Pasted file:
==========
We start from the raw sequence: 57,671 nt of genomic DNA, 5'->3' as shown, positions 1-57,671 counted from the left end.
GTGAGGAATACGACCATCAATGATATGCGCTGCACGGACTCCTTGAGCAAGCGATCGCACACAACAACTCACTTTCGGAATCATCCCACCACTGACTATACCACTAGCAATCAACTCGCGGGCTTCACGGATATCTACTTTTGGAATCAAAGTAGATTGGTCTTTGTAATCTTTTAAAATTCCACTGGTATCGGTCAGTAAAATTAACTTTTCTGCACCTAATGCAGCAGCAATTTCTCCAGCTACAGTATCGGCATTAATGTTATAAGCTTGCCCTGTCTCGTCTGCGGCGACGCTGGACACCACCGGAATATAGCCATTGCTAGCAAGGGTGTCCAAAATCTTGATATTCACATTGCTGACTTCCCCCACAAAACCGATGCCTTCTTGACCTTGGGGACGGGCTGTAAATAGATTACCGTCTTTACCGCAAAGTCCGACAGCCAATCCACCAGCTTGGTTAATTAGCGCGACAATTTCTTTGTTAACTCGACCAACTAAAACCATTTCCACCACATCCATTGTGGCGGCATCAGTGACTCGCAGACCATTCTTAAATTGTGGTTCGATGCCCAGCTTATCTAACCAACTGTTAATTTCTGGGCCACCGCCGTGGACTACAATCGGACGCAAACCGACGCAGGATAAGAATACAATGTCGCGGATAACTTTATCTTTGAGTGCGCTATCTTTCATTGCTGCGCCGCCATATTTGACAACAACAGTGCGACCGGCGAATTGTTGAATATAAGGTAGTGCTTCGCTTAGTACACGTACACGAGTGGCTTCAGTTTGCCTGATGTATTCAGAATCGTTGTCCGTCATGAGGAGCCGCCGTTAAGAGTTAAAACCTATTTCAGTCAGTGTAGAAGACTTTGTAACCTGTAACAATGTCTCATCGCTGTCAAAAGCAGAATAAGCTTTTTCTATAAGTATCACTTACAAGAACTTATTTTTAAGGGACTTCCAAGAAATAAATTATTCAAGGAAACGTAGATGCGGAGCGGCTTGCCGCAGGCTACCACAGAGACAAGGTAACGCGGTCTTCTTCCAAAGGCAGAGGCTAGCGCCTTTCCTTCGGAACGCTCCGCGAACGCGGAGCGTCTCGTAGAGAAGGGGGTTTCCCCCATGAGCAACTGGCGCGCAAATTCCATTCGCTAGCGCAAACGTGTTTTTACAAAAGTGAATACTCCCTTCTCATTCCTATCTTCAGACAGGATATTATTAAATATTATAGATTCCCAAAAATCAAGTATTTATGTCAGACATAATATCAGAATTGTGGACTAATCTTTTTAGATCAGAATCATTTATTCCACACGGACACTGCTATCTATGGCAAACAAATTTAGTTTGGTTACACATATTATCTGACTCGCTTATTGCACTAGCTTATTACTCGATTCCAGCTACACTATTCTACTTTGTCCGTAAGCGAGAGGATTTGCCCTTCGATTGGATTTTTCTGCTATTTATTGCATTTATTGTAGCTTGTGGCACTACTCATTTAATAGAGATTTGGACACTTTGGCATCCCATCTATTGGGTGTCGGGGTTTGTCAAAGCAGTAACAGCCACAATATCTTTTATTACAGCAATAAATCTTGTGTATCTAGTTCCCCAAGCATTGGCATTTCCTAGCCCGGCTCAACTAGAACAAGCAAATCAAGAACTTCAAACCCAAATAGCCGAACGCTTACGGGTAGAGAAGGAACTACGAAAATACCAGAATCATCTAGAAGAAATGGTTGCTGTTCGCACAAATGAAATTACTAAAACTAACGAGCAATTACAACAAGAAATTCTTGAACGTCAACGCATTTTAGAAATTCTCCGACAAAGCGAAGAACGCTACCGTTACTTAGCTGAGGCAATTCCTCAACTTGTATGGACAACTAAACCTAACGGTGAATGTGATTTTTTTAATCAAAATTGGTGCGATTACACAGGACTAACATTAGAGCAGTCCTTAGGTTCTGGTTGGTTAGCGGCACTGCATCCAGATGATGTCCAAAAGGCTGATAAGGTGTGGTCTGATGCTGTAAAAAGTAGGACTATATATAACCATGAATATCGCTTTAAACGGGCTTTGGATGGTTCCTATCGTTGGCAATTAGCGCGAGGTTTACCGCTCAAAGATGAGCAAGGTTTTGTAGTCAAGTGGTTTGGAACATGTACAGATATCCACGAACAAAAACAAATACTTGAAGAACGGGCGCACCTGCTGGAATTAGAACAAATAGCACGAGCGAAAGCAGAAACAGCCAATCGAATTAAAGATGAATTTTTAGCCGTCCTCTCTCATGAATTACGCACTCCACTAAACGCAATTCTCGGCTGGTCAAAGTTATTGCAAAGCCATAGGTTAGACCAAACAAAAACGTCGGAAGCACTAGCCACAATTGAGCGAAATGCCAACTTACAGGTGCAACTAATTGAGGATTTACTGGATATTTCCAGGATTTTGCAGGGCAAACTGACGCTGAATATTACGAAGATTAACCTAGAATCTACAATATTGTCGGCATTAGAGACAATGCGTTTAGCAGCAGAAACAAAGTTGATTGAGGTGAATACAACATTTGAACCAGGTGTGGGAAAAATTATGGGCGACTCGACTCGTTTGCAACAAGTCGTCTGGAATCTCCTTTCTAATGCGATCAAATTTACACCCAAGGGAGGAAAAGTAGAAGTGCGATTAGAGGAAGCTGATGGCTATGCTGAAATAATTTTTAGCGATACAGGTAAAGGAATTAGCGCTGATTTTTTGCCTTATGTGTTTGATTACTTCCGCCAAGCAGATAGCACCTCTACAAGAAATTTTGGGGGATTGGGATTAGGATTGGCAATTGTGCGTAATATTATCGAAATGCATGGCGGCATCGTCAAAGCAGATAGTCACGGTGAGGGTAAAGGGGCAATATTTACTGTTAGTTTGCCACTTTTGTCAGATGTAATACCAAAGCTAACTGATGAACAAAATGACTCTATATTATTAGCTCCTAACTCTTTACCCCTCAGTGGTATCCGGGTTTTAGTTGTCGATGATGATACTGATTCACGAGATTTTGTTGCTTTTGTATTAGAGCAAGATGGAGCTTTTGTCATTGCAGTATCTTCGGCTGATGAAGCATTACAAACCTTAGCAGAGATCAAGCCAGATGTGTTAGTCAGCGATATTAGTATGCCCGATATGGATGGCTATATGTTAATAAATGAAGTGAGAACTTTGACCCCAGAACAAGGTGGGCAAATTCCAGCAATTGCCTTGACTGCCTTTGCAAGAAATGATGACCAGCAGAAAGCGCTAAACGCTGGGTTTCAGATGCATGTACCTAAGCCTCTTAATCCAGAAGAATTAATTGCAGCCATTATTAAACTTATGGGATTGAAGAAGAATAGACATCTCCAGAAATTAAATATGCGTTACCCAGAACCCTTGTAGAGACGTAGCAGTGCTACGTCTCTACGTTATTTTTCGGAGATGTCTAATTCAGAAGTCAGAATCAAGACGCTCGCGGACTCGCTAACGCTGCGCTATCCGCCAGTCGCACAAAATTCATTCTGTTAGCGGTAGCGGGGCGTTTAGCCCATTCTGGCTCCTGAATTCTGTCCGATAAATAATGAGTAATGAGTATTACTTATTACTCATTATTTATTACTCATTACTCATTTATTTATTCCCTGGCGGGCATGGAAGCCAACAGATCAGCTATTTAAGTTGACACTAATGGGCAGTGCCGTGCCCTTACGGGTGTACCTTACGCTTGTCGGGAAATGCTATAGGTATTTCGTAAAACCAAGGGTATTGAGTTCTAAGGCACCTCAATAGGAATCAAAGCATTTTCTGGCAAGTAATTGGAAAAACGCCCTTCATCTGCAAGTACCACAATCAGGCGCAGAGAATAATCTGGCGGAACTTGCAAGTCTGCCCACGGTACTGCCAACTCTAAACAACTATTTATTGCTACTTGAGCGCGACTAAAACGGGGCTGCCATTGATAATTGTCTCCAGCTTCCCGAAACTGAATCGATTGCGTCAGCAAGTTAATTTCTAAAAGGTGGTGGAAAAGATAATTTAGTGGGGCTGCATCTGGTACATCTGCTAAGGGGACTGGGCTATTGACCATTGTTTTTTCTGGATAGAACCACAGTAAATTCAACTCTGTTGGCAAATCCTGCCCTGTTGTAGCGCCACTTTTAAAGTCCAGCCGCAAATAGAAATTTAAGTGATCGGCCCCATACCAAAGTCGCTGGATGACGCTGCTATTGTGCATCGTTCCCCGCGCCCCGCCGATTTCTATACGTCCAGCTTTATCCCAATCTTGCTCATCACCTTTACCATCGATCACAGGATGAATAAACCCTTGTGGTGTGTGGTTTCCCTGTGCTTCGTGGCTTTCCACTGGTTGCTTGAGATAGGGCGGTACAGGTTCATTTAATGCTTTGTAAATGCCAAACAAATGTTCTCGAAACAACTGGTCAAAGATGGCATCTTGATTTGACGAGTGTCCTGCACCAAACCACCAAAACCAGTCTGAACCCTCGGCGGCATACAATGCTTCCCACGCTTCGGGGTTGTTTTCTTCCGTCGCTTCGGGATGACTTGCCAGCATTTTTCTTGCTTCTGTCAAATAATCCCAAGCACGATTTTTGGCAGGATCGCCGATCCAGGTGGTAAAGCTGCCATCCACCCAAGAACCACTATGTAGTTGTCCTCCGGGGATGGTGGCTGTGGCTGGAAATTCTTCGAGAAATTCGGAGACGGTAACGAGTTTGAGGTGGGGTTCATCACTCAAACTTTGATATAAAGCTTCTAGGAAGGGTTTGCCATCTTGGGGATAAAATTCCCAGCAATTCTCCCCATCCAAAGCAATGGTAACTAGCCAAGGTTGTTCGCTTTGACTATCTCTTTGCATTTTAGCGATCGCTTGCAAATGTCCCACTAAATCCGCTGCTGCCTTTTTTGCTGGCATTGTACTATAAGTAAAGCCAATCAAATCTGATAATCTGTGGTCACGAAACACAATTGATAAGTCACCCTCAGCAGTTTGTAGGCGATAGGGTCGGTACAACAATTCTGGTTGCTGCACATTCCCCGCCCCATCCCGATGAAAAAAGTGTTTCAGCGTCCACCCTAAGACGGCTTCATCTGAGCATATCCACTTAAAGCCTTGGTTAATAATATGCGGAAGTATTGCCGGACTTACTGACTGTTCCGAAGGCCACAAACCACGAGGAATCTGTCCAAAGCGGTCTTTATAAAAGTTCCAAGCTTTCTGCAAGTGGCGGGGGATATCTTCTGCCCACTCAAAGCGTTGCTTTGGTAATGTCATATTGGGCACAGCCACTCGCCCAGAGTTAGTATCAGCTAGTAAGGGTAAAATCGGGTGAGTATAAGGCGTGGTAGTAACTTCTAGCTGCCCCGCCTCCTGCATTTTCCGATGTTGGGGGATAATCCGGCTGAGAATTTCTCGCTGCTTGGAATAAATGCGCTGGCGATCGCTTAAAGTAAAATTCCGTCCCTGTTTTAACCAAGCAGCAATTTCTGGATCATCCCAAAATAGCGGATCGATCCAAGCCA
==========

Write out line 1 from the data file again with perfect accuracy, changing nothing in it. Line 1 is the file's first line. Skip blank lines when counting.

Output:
We start from the raw sequence: 57,671 nt of genomic DNA, 5'->3' as shown, positions 1-57,671 counted from the left end.